Saturday, 12 May 2012

The Present is a foreign country...........(with apologies to L P Hartley

So, we're learning Arabic.  Right, who's idea was this?  Is it really a good idea to explode your brain?  Well, yes...apparently.

Five times a fortnight (two days one week, three the next) we hop into the lovely sonata, with the comfy seats, the superb airconditioning and the zoom,  and hurtle down the Muscat Expressway for about 50kms and spend two hours turning our brains inside out, pulling them out through our ears, bashing them on the desk and pushing them back in up our noses.  At least that's what I'm doing.  It's a really fascinating language, and does make a lot of sense (apart from being written backwards, that's just weird) and seems to be much more sensible than English - except that I have been communicating with myself and the world in English for nearly 55 years. But it makes me realise a few things.

1. It's very humiliating to not be able to count to ten.  It's also amazingly awkward, frustrating and quite bewildering.  I don't know about you, but I don't remember not being able to count to ten.  Oh, I can read them all right, that's not a problem, but saying them?  It doesn't help that the rest of the class (except David of course) can all count to ten (and beyond) already.  There are all sorts of levels of knowledge in this beginner class and we are the only two with absolutely no Arabic to begin with.  Not great for morale.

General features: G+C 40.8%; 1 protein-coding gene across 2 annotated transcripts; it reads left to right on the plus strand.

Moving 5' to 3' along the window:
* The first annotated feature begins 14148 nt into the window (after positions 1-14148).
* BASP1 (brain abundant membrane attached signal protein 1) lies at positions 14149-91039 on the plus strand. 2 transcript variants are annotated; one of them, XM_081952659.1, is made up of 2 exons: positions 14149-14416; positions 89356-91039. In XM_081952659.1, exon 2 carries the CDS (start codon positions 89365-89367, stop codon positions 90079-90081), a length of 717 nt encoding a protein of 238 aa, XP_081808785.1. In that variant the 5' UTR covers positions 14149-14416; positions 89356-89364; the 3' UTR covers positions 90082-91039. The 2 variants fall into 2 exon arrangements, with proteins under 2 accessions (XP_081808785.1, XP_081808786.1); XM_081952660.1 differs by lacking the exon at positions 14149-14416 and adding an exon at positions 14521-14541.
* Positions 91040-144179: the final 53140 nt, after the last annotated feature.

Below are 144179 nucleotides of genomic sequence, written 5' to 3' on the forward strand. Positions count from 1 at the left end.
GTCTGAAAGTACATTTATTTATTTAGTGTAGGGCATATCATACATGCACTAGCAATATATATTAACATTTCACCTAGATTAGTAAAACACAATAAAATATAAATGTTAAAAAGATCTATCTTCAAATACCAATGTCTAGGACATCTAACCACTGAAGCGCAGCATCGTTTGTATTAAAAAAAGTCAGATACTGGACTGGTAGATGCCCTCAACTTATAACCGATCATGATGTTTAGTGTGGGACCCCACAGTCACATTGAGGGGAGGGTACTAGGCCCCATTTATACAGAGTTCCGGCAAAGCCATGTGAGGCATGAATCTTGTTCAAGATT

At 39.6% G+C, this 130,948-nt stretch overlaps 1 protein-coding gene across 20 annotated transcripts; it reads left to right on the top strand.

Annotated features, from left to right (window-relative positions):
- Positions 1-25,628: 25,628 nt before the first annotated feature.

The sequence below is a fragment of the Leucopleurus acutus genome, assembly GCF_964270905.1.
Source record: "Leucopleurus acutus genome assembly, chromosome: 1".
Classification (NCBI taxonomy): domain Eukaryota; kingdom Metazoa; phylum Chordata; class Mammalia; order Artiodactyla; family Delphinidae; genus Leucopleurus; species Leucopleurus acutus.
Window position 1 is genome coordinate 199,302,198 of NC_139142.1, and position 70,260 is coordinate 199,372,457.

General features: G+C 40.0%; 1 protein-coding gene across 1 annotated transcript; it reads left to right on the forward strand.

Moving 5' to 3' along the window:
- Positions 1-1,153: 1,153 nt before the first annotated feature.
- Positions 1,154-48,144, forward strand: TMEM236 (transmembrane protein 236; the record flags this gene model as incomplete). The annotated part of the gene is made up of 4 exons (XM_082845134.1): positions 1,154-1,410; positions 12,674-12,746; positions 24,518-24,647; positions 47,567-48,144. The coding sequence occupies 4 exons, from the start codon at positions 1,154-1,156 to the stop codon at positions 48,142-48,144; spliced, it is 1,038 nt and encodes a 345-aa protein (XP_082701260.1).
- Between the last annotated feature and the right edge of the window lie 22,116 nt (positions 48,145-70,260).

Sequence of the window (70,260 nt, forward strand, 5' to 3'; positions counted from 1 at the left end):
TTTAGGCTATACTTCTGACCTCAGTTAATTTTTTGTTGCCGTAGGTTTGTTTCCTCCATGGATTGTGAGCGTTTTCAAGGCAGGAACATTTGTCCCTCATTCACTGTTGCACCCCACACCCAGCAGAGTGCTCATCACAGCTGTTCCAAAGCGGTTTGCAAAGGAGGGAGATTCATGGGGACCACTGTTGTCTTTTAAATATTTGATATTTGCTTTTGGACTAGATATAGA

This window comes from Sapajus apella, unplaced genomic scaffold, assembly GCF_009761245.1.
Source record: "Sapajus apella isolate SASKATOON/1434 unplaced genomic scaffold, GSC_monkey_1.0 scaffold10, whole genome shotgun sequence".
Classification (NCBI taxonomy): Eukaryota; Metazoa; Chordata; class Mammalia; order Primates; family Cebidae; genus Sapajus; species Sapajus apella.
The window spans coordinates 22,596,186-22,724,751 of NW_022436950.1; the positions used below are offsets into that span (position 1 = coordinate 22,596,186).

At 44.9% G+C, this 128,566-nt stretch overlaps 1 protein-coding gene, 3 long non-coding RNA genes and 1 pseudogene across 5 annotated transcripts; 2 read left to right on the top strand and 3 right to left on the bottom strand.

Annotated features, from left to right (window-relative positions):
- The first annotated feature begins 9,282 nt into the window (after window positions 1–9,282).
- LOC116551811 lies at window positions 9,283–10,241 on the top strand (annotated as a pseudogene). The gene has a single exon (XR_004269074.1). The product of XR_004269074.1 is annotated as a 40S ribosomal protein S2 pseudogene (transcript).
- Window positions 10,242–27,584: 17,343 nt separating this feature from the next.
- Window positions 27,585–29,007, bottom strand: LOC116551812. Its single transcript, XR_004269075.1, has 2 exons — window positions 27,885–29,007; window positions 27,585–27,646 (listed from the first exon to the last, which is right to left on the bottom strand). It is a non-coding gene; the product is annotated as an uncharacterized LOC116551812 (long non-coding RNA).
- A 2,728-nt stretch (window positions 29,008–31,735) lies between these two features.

2.  No one actually greets me in Arabic.  I am very obviously European, so wherever I go people speak English to me before I get a chance to try Arabic.  Once they speak to me in English I am, it seems, completely incapable of speaking in Arabic. Of course it doesn't help that many of the people I deal with are Indian or Pakistani or some other flavour.  I have had a couple of nice moments though.  When someone indicated that they wanted my parking spot I answered Laa (no).  Small step I know, but at least I did it.

******Newsflash******** While I was writing this my computer decided to start some updates.  It never came back.  Hopefully something good will happen tomorrow.  Meanwhile I shall continue on David's computer when I can.

1 comment:

  1. I am confident in your ability to learn to count to ten (and beyond) - after all, you did it at least once before in English! Its hugely challenging kicking off new neural pathways as we learn something new, but also exciting, frustrating and worth every single second of effort you put into it. As even though people may persist in talking to you in English, you are still surrounded by the language, and immersion always helps. And yay you for the little things like being able to respond no in Arabic - which when you come down to it, aren't necessarily quite so little, but are actually a massive step forward on this learning journey.